The rules would enhance the future financial stability of “alternative net capital” firms by substantially increasing the minimum dollar amounts of required net capital and tentative net capital and by imposing minimum liquidity requirements.
Financial Services Committee Chairman Spencer Bachus today announced the release of new House report: “The Dodd-Frank Act, the Persistence of ‘Too Big to Fail,’ and the Institutionalization of Government Bailouts.” The seven-page analysis makes an argument against claims made by Dodd-Frank supporters that the 2,300-page law ends “too big to fail.”
Lofchie Comment: I thought the brief point made as to the Resolution Authority was pretty good (at least it confirmed my view that so-called “orderly liquidiation” in the manner contemplated by Dodd-Frank, can not possibly work in real life.
SEC Chief Economist and Director Craig M. Lewis delivered a speech about economic analysis in support of Commission rulemakings. Lewis paid particular attention to the role of economists from the Division of Risk, Strategy, and Financial Innovation (“RSFI”), and the recently issued guidance on economic analysis. In his speech, Lewis provided an overview of the major topics within The Guidance (i.e., a document providing a high-level approach to economic analysis, drawing on concepts from various sources, including guidance issued by the Office of Management and Budget, congressional correspondence, etc.), which was circulated to rule-making Divisions and Offices of the Commission.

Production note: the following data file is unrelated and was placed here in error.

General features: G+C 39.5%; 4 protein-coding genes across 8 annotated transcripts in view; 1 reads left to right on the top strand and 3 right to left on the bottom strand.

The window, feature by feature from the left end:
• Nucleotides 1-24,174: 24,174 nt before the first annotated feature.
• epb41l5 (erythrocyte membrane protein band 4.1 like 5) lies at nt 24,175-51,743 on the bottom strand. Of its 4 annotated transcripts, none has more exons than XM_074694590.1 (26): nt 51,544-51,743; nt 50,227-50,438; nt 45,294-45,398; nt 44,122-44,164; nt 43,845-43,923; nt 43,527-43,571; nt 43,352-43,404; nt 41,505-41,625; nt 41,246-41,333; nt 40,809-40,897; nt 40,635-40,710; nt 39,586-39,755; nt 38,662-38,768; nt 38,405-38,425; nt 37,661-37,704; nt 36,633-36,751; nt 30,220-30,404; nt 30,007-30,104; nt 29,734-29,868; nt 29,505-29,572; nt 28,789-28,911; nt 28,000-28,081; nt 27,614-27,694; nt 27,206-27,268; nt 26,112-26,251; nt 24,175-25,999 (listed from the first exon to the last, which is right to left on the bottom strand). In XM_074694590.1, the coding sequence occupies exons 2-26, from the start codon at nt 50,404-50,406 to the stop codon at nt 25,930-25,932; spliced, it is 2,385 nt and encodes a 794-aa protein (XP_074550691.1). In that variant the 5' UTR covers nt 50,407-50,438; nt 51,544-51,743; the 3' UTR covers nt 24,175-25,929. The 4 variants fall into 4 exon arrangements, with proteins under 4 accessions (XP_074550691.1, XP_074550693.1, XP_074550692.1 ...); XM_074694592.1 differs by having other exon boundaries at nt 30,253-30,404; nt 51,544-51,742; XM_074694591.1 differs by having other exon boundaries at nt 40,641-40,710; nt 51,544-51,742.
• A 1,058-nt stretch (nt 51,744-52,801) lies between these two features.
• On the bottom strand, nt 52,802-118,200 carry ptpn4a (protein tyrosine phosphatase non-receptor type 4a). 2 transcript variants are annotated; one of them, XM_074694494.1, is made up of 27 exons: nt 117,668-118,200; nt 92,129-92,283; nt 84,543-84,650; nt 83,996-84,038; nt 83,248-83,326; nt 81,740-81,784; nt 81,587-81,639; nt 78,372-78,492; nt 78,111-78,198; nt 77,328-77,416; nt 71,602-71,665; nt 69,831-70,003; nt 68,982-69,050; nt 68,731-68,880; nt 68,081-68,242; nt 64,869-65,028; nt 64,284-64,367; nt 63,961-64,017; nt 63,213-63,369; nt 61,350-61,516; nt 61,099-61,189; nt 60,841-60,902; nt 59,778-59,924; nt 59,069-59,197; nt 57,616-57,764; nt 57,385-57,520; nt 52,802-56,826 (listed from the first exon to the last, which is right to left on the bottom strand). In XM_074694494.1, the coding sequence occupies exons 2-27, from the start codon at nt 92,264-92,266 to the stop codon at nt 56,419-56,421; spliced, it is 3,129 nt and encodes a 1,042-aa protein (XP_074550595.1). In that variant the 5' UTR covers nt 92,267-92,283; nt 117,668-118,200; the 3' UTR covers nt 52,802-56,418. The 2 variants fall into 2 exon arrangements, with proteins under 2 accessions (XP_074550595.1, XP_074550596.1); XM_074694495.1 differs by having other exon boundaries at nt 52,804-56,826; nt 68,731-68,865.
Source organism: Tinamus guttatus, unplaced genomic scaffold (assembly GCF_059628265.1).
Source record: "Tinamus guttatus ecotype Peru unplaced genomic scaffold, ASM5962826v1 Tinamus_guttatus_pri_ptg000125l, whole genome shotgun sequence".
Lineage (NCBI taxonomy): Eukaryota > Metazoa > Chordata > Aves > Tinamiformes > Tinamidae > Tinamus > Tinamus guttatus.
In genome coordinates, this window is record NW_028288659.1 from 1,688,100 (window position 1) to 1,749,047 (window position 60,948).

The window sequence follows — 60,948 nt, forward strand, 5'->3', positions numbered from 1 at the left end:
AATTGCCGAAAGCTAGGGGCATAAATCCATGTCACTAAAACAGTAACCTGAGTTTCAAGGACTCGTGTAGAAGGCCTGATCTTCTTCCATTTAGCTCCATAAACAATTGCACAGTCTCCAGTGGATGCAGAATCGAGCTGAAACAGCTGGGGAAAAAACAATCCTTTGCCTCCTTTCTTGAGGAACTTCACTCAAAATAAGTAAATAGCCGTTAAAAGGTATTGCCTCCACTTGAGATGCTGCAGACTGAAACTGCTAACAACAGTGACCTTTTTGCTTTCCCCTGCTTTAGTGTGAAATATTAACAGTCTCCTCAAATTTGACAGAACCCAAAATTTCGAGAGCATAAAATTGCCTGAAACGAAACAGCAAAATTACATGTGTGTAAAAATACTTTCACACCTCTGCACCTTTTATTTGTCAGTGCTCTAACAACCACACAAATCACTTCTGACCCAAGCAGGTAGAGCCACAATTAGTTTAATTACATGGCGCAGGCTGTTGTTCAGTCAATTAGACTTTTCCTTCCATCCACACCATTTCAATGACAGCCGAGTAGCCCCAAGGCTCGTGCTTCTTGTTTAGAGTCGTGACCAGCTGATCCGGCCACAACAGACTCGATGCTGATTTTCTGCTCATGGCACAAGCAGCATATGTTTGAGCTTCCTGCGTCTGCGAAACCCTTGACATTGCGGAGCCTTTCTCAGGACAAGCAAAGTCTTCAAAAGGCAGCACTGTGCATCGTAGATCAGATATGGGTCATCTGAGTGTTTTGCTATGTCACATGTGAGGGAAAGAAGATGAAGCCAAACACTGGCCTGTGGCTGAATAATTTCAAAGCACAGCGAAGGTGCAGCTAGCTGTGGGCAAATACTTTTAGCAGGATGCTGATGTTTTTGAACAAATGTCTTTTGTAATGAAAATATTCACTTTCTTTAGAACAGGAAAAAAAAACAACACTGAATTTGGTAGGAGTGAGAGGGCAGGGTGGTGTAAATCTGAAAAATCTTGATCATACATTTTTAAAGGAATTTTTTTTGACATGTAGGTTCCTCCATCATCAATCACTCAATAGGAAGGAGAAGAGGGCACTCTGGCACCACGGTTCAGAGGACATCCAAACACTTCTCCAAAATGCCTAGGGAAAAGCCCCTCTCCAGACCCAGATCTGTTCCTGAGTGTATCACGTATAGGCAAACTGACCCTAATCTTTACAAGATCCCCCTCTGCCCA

In Lewis’s perspective, The Guidance reflects a common-sense approach to being thoughtful and transparent about economic analysis, including the potential impacts and trade-offs of the regulatory decisions that the Commission is making. The four basic elements of a robust economic analysis, according to the document, are: (i) identifying the need for the regulatory action; (ii) defining the baseline against which to measure the economic effects of that regulatory action; (iii) identifying alternative regulatory approaches; and (iv) an evaluation of the benefits and costs of the regulatory action and the principal regulatory alternatives, both quantitative and qualitative. Lewis argues that the above principles will provide substantive elements of a robust economic analysis.
Lofchie Comment: Leaving aside any arguments as to how the SEC might come out on a specific issue, this is the very direction that one so wishes U.S. financial regulation would take: law informed by economics, not indifferent to it (or ignoring it as inconvenient). I just hope that the Office operates in a manner that allows input and clashing opinions from outside sources. It’s nice to have some positive regulatory direction.